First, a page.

Follow Mandela's example, says Human Rights Commission

Poverty remains a barrier to human rights in South Africa. (Madelene Cronje, M&G)

Poverty remains a barrier to human rights in South Africa. (Madelene Cronje, M&G)

International Human Rights Day, celebrated annually on December 10, could best be upheld by following the example of Nelson Mandela, the South African Human Rights Commission (SAHRC) said on Tuesday.

"[We] call on everyone to commemorate International Human Rights Day to advance the human rights legacy of former president Nelson Mandela, and promote and protect the rights and dignity of all people everywhere," spokesperson Isaac Mangena said on Tuesday, the day of Nelson Mandela's memorial service at FNB Stadium south of Johannesburg.

South Africa has made some progress towards realising human rights since 1994 – in areas such as housing, health care and economic growth – but problems remain.

"For the commission, the work related to mining activities and the impact on socioeconomic rights; questions on poor service delivery and its impact on water and sanitation ... speak to the need to increase our attention on addressing the impact that business has on the realisation of human rights," he said.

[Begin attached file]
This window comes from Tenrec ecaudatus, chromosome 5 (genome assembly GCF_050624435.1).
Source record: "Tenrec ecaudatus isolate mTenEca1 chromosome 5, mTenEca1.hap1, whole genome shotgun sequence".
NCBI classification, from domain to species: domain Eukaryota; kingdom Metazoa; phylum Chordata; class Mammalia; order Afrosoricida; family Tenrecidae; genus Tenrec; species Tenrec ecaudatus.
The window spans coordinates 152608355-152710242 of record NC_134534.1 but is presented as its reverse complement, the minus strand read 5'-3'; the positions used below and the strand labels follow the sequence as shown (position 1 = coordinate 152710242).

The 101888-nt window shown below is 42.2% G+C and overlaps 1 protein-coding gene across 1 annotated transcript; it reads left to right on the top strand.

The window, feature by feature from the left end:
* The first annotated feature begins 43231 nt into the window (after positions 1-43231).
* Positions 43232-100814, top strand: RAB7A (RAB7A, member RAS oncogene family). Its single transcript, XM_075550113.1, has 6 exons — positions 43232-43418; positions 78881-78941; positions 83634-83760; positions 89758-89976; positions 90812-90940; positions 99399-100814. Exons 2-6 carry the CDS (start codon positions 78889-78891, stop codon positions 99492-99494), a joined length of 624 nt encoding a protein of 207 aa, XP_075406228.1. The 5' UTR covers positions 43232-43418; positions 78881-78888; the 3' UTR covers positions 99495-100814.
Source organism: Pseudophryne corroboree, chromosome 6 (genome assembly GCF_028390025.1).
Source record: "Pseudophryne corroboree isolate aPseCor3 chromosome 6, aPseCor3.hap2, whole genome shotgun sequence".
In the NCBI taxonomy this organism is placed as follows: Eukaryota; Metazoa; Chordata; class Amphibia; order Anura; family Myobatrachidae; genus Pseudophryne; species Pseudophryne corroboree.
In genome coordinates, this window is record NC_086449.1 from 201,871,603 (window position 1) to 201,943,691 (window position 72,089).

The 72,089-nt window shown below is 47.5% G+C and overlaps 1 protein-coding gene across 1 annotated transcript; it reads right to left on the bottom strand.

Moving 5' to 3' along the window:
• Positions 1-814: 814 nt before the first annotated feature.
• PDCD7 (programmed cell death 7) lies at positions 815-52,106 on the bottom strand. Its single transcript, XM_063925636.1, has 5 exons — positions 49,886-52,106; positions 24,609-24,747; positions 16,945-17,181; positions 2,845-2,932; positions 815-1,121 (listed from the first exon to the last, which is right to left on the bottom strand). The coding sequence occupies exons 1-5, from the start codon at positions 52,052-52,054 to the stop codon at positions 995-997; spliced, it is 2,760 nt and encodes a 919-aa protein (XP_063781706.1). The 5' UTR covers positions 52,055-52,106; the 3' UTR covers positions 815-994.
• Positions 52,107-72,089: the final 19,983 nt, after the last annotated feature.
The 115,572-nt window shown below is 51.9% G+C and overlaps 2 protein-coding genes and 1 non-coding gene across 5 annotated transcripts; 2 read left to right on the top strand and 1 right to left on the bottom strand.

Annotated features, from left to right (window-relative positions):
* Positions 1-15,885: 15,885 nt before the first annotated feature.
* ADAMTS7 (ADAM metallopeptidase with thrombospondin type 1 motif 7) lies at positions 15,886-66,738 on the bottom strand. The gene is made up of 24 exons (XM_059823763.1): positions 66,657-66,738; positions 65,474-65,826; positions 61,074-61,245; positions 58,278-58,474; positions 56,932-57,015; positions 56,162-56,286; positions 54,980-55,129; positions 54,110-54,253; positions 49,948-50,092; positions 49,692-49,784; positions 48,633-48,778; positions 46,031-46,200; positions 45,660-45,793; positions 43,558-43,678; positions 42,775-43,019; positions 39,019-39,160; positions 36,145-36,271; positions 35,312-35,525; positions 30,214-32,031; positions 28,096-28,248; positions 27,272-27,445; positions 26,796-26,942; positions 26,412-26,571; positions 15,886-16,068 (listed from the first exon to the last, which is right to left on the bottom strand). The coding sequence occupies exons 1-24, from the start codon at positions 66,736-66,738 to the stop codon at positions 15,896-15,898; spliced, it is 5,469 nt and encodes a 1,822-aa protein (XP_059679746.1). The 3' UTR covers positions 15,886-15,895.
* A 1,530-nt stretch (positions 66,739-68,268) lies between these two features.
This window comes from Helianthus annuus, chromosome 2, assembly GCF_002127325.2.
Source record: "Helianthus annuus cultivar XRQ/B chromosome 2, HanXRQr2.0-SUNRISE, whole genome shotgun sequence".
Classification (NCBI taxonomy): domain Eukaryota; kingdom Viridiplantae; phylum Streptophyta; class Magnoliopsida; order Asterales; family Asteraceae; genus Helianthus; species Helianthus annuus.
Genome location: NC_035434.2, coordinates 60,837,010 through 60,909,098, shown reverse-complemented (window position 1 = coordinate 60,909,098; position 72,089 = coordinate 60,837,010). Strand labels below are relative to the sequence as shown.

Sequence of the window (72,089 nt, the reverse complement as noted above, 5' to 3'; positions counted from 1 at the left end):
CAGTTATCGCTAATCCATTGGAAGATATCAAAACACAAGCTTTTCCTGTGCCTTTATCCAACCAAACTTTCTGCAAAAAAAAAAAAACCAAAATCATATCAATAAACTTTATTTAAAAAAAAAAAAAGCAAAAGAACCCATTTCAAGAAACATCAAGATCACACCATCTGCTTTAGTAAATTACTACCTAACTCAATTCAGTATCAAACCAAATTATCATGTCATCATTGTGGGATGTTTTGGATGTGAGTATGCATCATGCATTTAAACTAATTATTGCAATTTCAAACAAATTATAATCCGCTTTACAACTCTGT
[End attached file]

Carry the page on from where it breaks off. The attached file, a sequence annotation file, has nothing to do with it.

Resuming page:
Mangena said other barriers to universal human rights were poverty, with its direct bearing on access to socioeconomic rights, and deterioration of the environment. A clean environment helps people get access to food and water, which in turn is critical to dignity and health.

Human trafficking is also a major concern, Mangena said.
"Often, individuals are not able to exercise their right to security because states are not able to enforce protective laws that are aimed at addressing abuse, especially against women and children," he said.

"As we celebrate 20 years of working for human rights, let us ensure that every person living in South Africa is treated with equality and with dignity. This is what makes us all human."

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